Third Quarter in Review

Asset Class Performance chart

Source: Morningstar Direct, 9/30/2018. Cash represented by the Barclays U.S. Treasury Bellwethers 3Mon Index. U.S. investment-grade bonds represented by the Barclays U.S. Aggregate Bond Index. High-yield bonds represented by the Barclays U.S. HY 2% Issuer Cap Index. International bonds represented by the Barclays Global Aggregate Ex U.S. Index. U.S. large-cap stocks represented by the S&P 500 Index. REITs represented by the FTSE NAREIT All Equity REITs Index. Developed international large-cap stocks represented by the MSCI EAFE NR Index. U.S. mid-cap stocks represented by the Russell Mid Cap Index. U.S. small-cap stocks represented by the Russell 2000 Index. International small- and mid-cap stocks represented by the MSCI EAFE Small-cap Index. Emerging-market stocks represented by the MSCI EM Index. Commodities represented by the S&P GSCI Index. Past performance does not guarantee future results. An index is unmanaged and is not available for direct investment.

U.S. large-cap stocks outperformed most other asset classes in the third quarter and over the past year. More generally, equity investments performed better than fixed income, as the chart shows, and in line with the usual trade-off between risk and return. As a result, portfolios that included bonds as well as stocks didn’t gain as much as the S&P 500 because they are designed to be less risky and less volatile over time. In addition, international equity investments underperformed the S&P 500 due partly to the stronger dollar and slower-than-expected economic growth in the rest of the world.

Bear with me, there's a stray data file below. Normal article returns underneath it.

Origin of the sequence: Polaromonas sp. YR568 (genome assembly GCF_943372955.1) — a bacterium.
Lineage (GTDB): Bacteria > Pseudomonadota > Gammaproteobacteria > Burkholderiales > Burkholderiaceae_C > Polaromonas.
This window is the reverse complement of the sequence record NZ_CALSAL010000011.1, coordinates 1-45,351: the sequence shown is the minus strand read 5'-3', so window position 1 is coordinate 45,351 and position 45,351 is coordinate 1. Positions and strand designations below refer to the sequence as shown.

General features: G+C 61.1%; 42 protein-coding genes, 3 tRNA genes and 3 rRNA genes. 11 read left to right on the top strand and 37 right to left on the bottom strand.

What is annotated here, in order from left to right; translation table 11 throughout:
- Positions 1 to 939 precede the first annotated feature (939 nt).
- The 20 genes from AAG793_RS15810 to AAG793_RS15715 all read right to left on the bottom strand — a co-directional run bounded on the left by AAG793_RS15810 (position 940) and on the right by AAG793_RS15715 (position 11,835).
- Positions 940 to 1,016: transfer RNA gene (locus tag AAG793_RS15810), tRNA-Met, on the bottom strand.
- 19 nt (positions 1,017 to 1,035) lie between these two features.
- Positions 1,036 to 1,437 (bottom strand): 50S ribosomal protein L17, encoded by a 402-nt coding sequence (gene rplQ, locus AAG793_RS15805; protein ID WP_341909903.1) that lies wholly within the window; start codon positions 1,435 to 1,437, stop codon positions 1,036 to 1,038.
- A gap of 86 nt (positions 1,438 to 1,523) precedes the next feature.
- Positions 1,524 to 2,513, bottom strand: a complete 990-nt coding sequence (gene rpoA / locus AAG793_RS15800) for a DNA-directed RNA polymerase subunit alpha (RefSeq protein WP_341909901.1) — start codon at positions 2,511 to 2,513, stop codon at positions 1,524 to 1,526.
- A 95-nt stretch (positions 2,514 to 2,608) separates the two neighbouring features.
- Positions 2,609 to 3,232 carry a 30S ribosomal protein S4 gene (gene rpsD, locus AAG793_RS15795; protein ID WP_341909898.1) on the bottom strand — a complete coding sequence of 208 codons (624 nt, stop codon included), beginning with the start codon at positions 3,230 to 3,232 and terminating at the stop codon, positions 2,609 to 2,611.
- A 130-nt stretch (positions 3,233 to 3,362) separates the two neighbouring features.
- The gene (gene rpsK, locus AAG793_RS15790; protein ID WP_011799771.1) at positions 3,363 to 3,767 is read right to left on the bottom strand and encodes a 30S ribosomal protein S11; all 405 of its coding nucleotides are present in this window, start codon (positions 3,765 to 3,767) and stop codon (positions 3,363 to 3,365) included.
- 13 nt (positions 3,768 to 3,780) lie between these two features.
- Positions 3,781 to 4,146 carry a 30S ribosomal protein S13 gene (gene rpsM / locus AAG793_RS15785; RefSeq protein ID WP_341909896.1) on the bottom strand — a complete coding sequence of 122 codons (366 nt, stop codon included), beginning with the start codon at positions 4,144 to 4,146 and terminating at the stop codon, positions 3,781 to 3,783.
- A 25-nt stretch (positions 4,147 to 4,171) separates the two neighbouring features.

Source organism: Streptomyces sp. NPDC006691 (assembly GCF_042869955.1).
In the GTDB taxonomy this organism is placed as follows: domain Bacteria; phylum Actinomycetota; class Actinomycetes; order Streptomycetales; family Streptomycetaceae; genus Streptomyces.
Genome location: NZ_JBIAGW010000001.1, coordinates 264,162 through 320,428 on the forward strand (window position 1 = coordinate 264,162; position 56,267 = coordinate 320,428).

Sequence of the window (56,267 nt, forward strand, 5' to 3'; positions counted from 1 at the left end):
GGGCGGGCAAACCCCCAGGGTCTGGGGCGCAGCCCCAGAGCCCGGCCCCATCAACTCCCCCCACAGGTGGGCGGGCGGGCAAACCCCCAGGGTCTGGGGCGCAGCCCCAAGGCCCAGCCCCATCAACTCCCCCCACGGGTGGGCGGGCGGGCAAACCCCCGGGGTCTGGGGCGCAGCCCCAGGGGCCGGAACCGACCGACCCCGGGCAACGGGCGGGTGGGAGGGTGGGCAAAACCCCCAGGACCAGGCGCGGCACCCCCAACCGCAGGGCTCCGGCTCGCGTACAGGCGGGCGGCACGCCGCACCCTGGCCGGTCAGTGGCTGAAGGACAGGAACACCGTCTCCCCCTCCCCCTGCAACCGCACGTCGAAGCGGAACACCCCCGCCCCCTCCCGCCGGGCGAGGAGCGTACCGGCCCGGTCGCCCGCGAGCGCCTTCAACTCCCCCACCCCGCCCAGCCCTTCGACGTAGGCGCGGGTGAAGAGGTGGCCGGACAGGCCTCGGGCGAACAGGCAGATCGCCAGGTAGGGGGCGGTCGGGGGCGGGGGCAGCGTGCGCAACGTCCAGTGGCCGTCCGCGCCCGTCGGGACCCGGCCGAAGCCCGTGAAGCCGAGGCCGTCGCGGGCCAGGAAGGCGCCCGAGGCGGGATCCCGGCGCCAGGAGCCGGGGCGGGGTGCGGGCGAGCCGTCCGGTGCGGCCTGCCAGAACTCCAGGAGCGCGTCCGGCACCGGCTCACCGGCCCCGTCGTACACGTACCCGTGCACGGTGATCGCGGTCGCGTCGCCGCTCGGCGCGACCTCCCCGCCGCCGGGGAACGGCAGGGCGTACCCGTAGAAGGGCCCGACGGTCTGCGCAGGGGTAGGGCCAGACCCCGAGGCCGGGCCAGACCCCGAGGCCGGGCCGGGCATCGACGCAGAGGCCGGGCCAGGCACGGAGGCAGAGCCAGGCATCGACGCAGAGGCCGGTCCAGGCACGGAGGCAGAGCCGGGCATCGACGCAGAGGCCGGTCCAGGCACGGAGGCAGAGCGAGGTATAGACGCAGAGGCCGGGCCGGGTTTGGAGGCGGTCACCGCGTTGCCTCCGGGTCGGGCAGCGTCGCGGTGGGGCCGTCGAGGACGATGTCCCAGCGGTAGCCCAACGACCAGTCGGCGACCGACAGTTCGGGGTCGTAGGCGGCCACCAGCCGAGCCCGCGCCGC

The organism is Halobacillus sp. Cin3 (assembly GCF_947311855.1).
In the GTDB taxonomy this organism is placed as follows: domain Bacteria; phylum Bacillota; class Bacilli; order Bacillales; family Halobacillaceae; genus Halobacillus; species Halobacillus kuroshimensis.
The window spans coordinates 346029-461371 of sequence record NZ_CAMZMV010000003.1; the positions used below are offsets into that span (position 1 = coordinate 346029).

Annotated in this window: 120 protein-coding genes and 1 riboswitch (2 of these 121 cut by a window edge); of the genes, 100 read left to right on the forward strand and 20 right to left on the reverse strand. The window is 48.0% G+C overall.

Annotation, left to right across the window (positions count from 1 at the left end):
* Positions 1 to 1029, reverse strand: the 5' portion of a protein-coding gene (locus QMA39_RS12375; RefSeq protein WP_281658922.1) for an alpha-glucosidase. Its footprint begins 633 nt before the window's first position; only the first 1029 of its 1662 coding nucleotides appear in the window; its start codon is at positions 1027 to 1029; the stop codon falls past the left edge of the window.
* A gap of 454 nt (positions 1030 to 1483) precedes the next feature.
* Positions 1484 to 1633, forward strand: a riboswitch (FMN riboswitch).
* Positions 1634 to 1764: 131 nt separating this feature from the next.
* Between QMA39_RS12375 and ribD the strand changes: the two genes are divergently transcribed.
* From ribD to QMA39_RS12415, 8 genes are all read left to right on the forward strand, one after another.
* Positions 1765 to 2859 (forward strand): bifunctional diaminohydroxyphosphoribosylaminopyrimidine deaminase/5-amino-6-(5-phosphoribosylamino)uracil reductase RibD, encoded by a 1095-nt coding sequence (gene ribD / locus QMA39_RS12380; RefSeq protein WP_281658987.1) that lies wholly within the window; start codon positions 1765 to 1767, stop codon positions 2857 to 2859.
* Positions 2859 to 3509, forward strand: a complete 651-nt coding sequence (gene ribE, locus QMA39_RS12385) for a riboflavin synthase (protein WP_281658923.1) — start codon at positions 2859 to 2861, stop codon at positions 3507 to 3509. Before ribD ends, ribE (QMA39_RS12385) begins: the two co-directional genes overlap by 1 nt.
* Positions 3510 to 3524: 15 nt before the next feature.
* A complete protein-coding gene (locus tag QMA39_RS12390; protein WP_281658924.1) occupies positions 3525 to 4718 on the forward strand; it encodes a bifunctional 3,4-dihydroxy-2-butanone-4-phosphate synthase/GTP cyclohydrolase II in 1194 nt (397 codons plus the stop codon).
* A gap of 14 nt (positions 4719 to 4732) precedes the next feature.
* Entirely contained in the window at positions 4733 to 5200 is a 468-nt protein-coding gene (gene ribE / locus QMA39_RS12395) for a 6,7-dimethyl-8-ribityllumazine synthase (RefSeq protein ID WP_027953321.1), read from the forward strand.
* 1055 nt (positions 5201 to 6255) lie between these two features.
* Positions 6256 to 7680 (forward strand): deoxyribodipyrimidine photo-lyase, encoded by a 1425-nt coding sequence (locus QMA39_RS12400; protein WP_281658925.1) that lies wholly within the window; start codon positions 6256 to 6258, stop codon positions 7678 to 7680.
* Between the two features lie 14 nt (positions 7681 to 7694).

Global bull market continues – The outlook for solid U.S. economic growth and strong earnings growth supports rising stock prices over time. And while not as strong, the international equity outlook is also positive, with more attractive equity valuations. In early September, emerging-market stocks were down 20% from their January 2018 high, dipping into bear market territory. Despite the potential disruptions from slower trade and higher tariffs, we think the underlying fundamentals will keep the global bull market on track.

Supportive monetary policy – Inflation has remained near the Federal Reserve’s 2% target, allowing it to continue to increase short-term interest rates slowly and keep U.S. monetary policy accommodative rather than restrictive. In addition, foreign central banks continue to provide stimulus. Supportive monetary policies can help extend the market and economic cycle.

Still-high market volatility – Although daily stock market moves calmed compared to early in the year, volatility has remained high in currencies and commodities, as well as across market sectors. We expect volatility to continue as the Fed continues to raise short-term interest rates, earnings growth slows below 20% and the ongoing impacts of higher tariffs and higher oil prices are felt.

Action for investors

Set realistic expectations for your investment portfolio’s returns, realizing that well-diversified portfolios aren’t designed to outperform the S&P 500. After several years of above-average performance, we expect lower returns over the next decade. If you haven’t rebalanced recently, you may need to return to the right mix of equities and fixed income for your situation and risk tolerance, with a wide variety of asset classes in each to help improve portfolio resilience and performance over time.

Important Information:

Diversification does not ensure a profit or protect against loss in a declining market.

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